Our paths split for a while, but have happily crossed again. Garth and Brian have done an amazing job growing and evolving their independent business in the face of mass marketed audio via box houses. As a small scale manufacturer, doing business and maintaining relationships with these small, customer oriented retailers is what keeps us going. It doesn't matter how high the boxes are piled up in the warehouse or how deep the salesman can discount to make the sale; what matters more than ever is a knowledgeable, committed sales staff who understands and is an advocate for our products. And Pacific Pro Audio is just that.

We are lucky to be able to chat with co-founder, Mr. Garth Hedin.

Can you tell us a little about how/ why you and Brian decided to open Pacific Pro Audio? What is your background in the pro audio industry?

We both came to Seattle in the early 90’s from Los Angeles, where we worked together for several years, I came from an engineering job and then a pro audio sales job; Brian came from a studio technician job and then a pro audio sales position as well. We were both working together for an audio company in Seattle. In late 1993 the company had fallen on hard times. When things started to go badly, Brian and I decided to take our combined energy and start out own pro audio company.

Pacific Pro Audio was founded by Garth Hedin and Brian Cornfield in the mid 90’s, and has become the fastest growing Northwest pro audio dealer.

What is the current state of the pro audio industry in Seattle? What types of clients are you working the most these days?

Recovering. It goes without saying that pro audio, along with most other industries, has been slow over the past few years. The music industry was dealt a double blow with an ailing economy, and all of the mp3 file sharing. Seattle was smacked even harder with our economy so dependent on Boeing and the .com’s, not to mention our grunge went away.

As far as what type of clients, more home studios than ever. We still do the big studios, but they all have lower budgets than in the past. We find ourselves getting into more commercial situations like churches/schools and corporate than we did in the past. The most prevalent change is, of course, the computer/software dominance in our industry. Our shop is looking more and more like a computer store and less like the traditional pro audio storefront every day.

Pacific Pro Audio has had great success with Grace Design products. Can you give us a little insight into why you think this is?

Grace builds a strong product. We have tried to cultivate a reputation for finding and recommending the best equipment for our clients, by best we mean good value, sonically strong and reliable. Grace fits those requirements, and so we recommend it on a regular basis. We will typically lend out equipment for our clients to try in their own environment, we seldom get the Graces back.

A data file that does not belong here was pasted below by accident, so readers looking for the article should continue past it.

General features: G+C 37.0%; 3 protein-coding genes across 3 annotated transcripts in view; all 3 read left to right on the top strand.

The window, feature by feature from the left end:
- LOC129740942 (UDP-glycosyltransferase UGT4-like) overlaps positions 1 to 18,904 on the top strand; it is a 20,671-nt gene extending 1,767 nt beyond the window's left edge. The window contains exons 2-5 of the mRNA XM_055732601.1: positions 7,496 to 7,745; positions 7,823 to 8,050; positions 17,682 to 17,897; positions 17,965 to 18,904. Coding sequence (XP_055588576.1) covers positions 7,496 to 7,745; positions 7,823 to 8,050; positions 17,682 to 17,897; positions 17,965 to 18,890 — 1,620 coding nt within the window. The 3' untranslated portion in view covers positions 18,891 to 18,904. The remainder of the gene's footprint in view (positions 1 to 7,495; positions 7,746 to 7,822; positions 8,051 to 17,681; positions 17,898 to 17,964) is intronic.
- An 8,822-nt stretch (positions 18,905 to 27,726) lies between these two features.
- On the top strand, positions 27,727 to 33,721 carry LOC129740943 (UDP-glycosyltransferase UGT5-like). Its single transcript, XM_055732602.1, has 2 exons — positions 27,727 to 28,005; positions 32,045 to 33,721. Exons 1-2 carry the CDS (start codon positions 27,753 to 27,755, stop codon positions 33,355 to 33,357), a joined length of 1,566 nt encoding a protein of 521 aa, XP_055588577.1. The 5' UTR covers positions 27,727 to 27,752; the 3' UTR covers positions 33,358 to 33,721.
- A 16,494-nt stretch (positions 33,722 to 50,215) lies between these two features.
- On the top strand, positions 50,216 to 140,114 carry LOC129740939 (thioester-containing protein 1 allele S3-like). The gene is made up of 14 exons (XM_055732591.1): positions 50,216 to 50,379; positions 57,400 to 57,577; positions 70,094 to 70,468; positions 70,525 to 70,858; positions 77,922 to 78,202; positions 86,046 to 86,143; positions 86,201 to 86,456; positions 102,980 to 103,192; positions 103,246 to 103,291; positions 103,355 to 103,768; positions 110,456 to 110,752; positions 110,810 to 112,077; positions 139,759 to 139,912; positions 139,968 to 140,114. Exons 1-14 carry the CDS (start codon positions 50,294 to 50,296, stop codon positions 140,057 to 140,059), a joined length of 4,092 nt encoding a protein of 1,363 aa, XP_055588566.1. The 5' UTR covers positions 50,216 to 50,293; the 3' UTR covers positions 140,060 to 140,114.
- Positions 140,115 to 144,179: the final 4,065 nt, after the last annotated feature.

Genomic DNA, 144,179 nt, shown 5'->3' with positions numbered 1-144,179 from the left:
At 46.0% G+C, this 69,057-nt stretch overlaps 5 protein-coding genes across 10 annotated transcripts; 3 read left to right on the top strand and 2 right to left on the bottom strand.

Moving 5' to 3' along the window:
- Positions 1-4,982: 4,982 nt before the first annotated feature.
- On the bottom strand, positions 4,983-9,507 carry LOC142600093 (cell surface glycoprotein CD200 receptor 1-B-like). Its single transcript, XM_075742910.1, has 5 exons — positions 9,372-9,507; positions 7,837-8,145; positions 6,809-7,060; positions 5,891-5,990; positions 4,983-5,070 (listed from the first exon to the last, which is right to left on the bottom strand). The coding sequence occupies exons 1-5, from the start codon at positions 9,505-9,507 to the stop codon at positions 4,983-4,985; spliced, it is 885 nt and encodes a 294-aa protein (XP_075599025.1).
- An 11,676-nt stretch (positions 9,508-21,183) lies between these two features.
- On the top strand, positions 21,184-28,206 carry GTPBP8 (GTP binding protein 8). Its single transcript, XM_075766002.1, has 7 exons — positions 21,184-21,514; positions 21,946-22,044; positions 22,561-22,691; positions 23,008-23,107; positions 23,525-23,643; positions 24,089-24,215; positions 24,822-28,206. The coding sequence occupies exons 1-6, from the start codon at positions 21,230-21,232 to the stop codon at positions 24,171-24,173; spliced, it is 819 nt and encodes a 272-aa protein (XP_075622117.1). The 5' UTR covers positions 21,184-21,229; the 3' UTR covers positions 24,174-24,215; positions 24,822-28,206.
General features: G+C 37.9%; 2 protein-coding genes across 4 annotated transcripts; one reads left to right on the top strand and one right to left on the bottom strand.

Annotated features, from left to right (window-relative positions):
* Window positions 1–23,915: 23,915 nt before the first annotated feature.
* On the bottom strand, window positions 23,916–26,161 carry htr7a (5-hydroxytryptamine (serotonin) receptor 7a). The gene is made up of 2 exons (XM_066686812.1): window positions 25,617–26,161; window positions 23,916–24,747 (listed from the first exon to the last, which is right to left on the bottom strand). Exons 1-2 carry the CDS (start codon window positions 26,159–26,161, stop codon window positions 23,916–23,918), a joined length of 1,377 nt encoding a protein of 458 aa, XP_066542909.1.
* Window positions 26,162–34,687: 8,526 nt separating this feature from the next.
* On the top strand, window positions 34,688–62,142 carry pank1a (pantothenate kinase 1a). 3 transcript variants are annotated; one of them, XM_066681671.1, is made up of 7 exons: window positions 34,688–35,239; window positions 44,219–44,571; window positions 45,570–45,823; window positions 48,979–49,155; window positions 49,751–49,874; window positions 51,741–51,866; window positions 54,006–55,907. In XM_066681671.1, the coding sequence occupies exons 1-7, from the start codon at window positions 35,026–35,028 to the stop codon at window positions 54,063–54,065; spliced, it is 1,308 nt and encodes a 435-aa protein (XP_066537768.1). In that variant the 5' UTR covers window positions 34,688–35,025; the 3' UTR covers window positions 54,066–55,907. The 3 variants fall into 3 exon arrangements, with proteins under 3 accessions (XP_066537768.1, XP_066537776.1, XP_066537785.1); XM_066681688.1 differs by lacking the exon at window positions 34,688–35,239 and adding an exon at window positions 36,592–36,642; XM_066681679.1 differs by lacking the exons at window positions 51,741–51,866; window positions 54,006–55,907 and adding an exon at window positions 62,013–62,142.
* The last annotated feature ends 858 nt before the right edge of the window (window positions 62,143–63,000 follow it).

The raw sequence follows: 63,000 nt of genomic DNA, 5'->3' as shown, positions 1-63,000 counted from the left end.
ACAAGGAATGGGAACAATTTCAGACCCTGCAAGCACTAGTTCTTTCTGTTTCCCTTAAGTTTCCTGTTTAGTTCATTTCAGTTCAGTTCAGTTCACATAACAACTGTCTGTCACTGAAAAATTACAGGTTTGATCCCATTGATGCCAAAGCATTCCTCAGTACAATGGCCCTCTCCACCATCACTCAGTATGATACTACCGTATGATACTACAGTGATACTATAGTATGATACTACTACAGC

Seattle became quite famous as the world headquarters of grunge music over a decade ago. But what many people don't know is that it is now a rapidly growing destination for large scale film scoring recording. Can you tell us a little about why this is?

Two reasons really, First is a non-union symphony, need I elaborate on that? The second is born out of the first, a couple of guys were able to pull it together and offer the sort of support services needed for the film industry. Seattle has a number of good venues, lots of talent and good equipment, when it is put together properly it can be a pretty attractive package.

Any big changes or exciting events on the horizon for Pacific Pro Audio you'd like to discuss?

Late in September we moved into our new location. The space allows us more room for display and demonstration and features a panoramic view of the Puget Sound, not only from every office, but also from the sales/demo floor. Better parking and improved client services have been received well by our clients, who continue to motivate and drive us to be the best professional audio dealer that we can.

Several years ago, we noticed the introduction of pro audio products that were made in China. We explored the idea of providing a pro audio quality condenser microphone for our customers. About one year later we introduced the LD-1, and soon after the LD-2ube. The LD-1 is a professional large diaphragm, cardioid condenser microphone. The LD-2ube is a professional dual diaphragm, tube, 9 pattern condenser microphone. We are now working on a third microphone that we hope to have in about four months.

In 1998, we launched our online presence. Just last month we commissioned a brand new web site that is still undergoing changes. We are currently working on an online store, so that many of our products can be ordered at any time of the day or night!

To contact Pacific Pro Audio, call 206-264-9386 or visit

About Grace Design

Grace Design was established in 1994 and is a leading manufacturer of world-class hardware for the professional audio industry. Grace Design’s mission is to provide audio professionals with exceptionally engineered and built products coupled with best-in-class customer service. The product line currently consists of the model 801, 801R, 201, 101, Lunatec V3 microphone preamps, the m902 reference headphone amplifier and the m904, m904B and m906 reference monitoring systems. The company’s customers include audio professionals in the music, film, television, live sound, education and corporate markets.

Thanks for your continued support!
-The Grace Design Team